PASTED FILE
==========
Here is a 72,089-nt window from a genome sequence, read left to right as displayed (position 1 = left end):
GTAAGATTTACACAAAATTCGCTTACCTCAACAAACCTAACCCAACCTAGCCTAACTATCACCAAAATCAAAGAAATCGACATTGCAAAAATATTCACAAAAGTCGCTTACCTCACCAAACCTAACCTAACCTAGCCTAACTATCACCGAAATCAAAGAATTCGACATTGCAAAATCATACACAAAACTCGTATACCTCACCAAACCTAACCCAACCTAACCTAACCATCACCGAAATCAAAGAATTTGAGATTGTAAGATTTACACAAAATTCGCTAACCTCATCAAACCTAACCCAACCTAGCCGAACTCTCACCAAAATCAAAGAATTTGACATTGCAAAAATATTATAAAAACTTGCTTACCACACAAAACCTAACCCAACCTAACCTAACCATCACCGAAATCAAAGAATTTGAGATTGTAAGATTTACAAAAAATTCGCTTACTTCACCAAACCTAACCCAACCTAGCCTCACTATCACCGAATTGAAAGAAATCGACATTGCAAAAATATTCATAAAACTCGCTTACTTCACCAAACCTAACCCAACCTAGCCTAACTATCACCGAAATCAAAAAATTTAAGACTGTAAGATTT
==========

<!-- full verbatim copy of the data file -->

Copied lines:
Here is a 72,089-nt window from a genome sequence, read left to right as displayed (position 1 = left end):
GTAAGATTTACACAAAATTCGCTTACCTCAACAAACCTAACCCAACCTAGCCTAACTATCACCAAAATCAAAGAAATCGACATTGCAAAAATATTCACAAAAGTCGCTTACCTCACCAAACCTAACCTAACCTAGCCTAACTATCACCGAAATCAAAGAATTCGACATTGCAAAATCATACACAAAACTCGTATACCTCACCAAACCTAACCCAACCTAACCTAACCATCACCGAAATCAAAGAATTTGAGATTGTAAGATTTACACAAAATTCGCTAACCTCATCAAACCTAACCCAACCTAGCCGAACTCTCACCAAAATCAAAGAATTTGACATTGCAAAAATATTATAAAAACTTGCTTACCACACAAAACCTAACCCAACCTAACCTAACCATCACCGAAATCAAAGAATTTGAGATTGTAAGATTTACAAAAAATTCGCTTACTTCACCAAACCTAACCCAACCTAGCCTCACTATCACCGAATTGAAAGAAATCGACATTGCAAAAATATTCATAAAACTCGCTTACTTCACCAAACCTAACCCAACCTAGCCTAACTATCACCGAAATCAAAAAATTTAAGACTGTAAGATTT